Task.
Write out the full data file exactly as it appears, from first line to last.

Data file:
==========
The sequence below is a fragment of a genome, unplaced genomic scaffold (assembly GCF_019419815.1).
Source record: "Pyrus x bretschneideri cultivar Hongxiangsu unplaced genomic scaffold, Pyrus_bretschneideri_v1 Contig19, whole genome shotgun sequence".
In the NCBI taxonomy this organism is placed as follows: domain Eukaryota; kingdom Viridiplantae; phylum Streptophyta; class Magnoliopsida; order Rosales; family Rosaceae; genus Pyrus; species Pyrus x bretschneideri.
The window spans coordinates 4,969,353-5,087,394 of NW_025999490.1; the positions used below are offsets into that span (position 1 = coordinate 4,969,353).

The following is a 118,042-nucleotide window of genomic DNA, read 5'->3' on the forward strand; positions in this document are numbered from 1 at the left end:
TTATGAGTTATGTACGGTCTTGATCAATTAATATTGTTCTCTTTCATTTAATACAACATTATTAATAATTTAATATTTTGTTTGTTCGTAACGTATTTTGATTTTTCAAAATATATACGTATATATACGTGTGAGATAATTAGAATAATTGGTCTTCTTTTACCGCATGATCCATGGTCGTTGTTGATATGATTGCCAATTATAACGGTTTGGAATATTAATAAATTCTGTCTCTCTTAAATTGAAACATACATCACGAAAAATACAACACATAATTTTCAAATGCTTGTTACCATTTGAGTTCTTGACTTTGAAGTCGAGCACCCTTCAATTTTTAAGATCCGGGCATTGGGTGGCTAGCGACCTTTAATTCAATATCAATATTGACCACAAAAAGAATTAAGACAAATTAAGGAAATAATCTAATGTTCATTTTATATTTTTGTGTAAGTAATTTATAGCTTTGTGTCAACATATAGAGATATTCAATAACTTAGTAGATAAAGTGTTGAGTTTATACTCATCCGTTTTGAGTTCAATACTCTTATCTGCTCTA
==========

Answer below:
The sequence below is a fragment of a genome, unplaced genomic scaffold (assembly GCF_019419815.1).
Source record: "Pyrus x bretschneideri cultivar Hongxiangsu unplaced genomic scaffold, Pyrus_bretschneideri_v1 Contig19, whole genome shotgun sequence".
In the NCBI taxonomy this organism is placed as follows: domain Eukaryota; kingdom Viridiplantae; phylum Streptophyta; class Magnoliopsida; order Rosales; family Rosaceae; genus Pyrus; species Pyrus x bretschneideri.
The window spans coordinates 4,969,353-5,087,394 of NW_025999490.1; the positions used below are offsets into that span (position 1 = coordinate 4,969,353).

The following is a 118,042-nucleotide window of genomic DNA, read 5'->3' on the forward strand; positions in this document are numbered from 1 at the left end:
TTATGAGTTATGTACGGTCTTGATCAATTAATATTGTTCTCTTTCATTTAATACAACATTATTAATAATTTAATATTTTGTTTGTTCGTAACGTATTTTGATTTTTCAAAATATATACGTATATATACGTGTGAGATAATTAGAATAATTGGTCTTCTTTTACCGCATGATCCATGGTCGTTGTTGATATGATTGCCAATTATAACGGTTTGGAATATTAATAAATTCTGTCTCTCTTAAATTGAAACATACATCACGAAAAATACAACACATAATTTTCAAATGCTTGTTACCATTTGAGTTCTTGACTTTGAAGTCGAGCACCCTTCAATTTTTAAGATCCGGGCATTGGGTGGCTAGCGACCTTTAATTCAATATCAATATTGACCACAAAAAGAATTAAGACAAATTAAGGAAATAATCTAATGTTCATTTTATATTTTTGTGTAAGTAATTTATAGCTTTGTGTCAACATATAGAGATATTCAATAACTTAGTAGATAAAGTGTTGAGTTTATACTCATCCGTTTTGAGTTCAATACTCTTATCTGCTCTA